Armed Career Criminal Act (ACCA)’s definition of “violent felony” is unconstitutionally vague as to its residual clause, which covers any felony that “involves conduct that presents a serious potential risk of physical injury to another”; clause leaves uncertainty about how to estimate the risk posed by a crime or how much risk it takes for a crime to qualify as a violent felony. (Overruling James v. United States, 550 U.S. 192 (2007) and Sykes v. United States, 564 U.S. 1 (2011).)
Court erred in denying expungement to misdemeanant; she was entitled to expungement even though “she had been summonsed rather than arrested” for her offense.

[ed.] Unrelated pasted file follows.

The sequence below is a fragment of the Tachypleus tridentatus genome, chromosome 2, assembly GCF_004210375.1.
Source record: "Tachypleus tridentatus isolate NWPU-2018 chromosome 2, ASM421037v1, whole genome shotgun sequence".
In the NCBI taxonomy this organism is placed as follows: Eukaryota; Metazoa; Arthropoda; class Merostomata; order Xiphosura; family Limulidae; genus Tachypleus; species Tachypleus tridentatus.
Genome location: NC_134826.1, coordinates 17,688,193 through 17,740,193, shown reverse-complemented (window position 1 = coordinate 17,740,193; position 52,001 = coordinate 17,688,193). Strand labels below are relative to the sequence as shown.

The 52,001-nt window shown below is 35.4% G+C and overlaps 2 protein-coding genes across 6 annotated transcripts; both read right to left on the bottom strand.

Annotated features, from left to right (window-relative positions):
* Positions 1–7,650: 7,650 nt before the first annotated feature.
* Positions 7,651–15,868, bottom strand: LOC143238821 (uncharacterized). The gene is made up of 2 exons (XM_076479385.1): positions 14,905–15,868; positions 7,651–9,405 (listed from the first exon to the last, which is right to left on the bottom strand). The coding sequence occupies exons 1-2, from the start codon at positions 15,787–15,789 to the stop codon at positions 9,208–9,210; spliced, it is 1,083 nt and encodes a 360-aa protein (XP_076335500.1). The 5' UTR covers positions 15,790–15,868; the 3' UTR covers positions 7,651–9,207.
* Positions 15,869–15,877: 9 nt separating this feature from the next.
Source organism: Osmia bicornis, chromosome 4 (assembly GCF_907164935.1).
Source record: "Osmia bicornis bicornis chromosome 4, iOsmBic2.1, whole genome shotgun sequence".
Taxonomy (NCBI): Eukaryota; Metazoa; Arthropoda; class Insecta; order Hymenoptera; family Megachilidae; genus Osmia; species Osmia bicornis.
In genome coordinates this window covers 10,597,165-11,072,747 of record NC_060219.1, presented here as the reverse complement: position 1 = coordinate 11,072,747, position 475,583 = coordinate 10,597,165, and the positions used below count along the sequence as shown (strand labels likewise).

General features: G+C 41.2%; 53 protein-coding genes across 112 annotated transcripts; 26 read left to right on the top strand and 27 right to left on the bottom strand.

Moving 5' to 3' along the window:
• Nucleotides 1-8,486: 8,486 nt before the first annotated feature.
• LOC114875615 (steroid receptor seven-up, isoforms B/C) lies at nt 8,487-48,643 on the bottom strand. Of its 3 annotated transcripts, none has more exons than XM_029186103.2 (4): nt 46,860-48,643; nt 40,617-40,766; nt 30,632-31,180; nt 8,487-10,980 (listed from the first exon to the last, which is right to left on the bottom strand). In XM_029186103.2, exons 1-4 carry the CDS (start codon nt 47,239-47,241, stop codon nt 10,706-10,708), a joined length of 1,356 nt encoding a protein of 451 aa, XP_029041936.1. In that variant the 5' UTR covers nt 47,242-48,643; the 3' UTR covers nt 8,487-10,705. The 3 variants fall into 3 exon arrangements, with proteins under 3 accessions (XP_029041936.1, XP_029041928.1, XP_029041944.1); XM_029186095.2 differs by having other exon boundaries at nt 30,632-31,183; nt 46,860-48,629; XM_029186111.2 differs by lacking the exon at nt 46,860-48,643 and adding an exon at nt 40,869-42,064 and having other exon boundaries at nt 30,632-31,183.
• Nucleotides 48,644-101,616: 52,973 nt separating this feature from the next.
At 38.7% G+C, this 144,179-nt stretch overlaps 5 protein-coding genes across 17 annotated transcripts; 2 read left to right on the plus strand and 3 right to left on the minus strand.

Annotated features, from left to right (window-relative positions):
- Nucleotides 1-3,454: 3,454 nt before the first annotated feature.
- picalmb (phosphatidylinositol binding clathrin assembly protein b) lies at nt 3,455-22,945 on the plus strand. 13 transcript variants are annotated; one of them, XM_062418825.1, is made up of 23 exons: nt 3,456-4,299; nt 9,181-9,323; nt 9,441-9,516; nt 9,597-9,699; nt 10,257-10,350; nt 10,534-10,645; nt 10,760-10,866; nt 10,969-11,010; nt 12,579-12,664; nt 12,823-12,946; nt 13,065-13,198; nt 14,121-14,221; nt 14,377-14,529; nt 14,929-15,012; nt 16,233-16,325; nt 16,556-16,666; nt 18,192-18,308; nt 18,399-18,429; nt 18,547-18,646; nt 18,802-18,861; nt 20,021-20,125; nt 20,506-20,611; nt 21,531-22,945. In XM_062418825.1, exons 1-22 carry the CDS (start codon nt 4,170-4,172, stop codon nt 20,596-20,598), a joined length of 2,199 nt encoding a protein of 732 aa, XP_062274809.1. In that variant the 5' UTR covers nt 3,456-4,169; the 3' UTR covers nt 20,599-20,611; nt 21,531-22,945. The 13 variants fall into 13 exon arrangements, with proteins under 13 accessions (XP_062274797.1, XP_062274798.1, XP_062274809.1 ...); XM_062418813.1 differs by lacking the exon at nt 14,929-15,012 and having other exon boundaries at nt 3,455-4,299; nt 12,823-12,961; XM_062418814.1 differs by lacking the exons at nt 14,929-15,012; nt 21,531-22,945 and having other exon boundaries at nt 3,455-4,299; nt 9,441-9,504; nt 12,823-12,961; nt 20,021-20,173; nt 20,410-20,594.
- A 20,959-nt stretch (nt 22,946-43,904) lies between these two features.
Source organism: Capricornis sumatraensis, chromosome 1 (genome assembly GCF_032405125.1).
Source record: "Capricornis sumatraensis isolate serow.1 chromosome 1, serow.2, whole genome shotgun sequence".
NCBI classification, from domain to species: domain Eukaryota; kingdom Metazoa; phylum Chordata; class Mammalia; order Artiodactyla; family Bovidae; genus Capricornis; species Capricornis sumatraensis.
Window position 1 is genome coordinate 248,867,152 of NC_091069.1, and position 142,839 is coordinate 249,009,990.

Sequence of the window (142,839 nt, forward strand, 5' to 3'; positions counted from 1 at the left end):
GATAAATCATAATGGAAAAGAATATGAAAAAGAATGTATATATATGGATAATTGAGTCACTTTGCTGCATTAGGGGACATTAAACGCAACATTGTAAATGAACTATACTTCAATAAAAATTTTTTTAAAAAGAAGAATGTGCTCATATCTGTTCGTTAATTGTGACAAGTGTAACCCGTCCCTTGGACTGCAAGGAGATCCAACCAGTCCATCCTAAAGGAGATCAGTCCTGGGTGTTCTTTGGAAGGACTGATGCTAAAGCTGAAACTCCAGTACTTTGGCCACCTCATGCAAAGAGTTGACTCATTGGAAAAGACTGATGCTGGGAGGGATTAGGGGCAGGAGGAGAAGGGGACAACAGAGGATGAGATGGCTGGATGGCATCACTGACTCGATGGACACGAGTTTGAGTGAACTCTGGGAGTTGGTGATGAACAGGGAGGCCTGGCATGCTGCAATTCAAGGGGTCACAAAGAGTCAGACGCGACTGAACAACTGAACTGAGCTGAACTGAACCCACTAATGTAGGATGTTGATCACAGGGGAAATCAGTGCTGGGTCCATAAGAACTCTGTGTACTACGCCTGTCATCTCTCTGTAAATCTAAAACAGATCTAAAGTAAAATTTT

Court did not abuse its discretion in admitting officer’s lay-witness testimony that an allegedly mentally ill defendant was “evasive” during police questioning.
State did not violate Due Process by knowingly relying on perjured testimony, nor was testimony “incredibly dubious”; co-defendant’s trial testimony was not necessarily false nor internally contradictory, but merely inconsistent with factual basis for her guilty plea in prior proceedings.
Use of the sedative midazolam for lethal injections does not violate the Eighth Amendment, despite claims that it cannot reliably render an inmate unconscious before administering the lethal drugs.